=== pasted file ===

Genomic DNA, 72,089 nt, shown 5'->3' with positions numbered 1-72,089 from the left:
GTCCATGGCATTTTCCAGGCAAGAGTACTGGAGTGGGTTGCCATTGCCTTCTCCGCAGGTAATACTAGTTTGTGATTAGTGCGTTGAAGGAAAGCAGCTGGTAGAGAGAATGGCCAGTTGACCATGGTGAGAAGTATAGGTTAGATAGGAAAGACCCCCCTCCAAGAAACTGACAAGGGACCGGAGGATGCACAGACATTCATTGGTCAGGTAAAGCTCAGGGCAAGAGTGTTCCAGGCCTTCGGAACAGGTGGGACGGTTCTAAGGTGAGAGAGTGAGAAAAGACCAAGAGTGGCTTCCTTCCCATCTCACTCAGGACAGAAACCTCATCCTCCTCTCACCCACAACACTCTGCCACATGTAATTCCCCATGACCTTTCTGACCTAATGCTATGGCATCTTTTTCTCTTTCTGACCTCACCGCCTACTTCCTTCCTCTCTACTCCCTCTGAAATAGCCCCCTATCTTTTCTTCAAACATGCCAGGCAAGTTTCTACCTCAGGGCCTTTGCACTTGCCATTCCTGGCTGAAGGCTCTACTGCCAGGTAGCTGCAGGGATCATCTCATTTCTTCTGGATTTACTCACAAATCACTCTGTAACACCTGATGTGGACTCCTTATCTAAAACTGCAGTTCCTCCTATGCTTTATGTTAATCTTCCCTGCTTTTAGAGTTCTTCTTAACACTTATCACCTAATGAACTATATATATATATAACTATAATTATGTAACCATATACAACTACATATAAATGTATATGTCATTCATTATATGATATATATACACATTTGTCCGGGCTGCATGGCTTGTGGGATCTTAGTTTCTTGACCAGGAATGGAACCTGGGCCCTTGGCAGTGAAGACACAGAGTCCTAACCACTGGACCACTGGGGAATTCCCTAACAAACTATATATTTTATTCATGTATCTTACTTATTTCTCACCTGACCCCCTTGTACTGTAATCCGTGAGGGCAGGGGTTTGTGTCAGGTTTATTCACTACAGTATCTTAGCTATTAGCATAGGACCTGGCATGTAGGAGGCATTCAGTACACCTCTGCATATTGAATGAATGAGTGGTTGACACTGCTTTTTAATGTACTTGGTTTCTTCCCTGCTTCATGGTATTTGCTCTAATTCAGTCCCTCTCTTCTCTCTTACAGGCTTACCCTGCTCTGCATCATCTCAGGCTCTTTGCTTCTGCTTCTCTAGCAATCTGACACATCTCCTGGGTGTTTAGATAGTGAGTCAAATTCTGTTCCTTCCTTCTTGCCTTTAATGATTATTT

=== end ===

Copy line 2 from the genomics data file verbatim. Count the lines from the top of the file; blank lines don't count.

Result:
GTCCATGGCATTTTCCAGGCAAGAGTACTGGAGTGGGTTGCCATTGCCTTCTCCGCAGGTAATACTAGTTTGTGATTAGTGCGTTGAAGGAAAGCAGCTGGTAGAGAGAATGGCCAGTTGACCATGGTGAGAAGTATAGGTTAGATAGGAAAGACCCCCCTCCAAGAAACTGACAAGGGACCGGAGGATGCACAGACATTCATTGGTCAGGTAAAGCTCAGGGCAAGAGTGTTCCAGGCCTTCGGAACAGGTGGGACGGTTCTAAGGTGAGAGAGTGAGAAAAGACCAAGAGTGGCTTCCTTCCCATCTCACTCAGGACAGAAACCTCATCCTCCTCTCACCCACAACACTCTGCCACATGTAATTCCCCATGACCTTTCTGACCTAATGCTATGGCATCTTTTTCTCTTTCTGACCTCACCGCCTACTTCCTTCCTCTCTACTCCCTCTGAAATAGCCCCCTATCTTTTCTTCAAACATGCCAGGCAAGTTTCTACCTCAGGGCCTTTGCACTTGCCATTCCTGGCTGAAGGCTCTACTGCCAGGTAGCTGCAGGGATCATCTCATTTCTTCTGGATTTACTCACAAATCACTCTGTAACACCTGATGTGGACTCCTTATCTAAAACTGCAGTTCCTCCTATGCTTTATGTTAATCTTCCCTGCTTTTAGAGTTCTTCTTAACACTTATCACCTAATGAACTATATATATATATAACTATAATTATGTAACCATATACAACTACATATAAATGTATATGTCATTCATTATATGATATATATACACATTTGTCCGGGCTGCATGGCTTGTGGGATCTTAGTTTCTTGACCAGGAATGGAACCTGGGCCCTTGGCAGTGAAGACACAGAGTCCTAACCACTGGACCACTGGGGAATTCCCTAACAAACTATATATTTTATTCATGTATCTTACTTATTTCTCACCTGACCCCCTTGTACTGTAATCCGTGAGGGCAGGGGTTTGTGTCAGGTTTATTCACTACAGTATCTTAGCTATTAGCATAGGACCTGGCATGTAGGAGGCATTCAGTACACCTCTGCATATTGAATGAATGAGTGGTTGACACTGCTTTTTAATGTACTTGGTTTCTTCCCTGCTTCATGGTATTTGCTCTAATTCAGTCCCTCTCTTCTCTCTTACAGGCTTACCCTGCTCTGCATCATCTCAGGCTCTTTGCTTCTGCTTCTCTAGCAATCTGACACATCTCCTGGGTGTTTAGATAGTGAGTCAAATTCTGTTCCTTCCTTCTTGCCTTTAATGATTATTT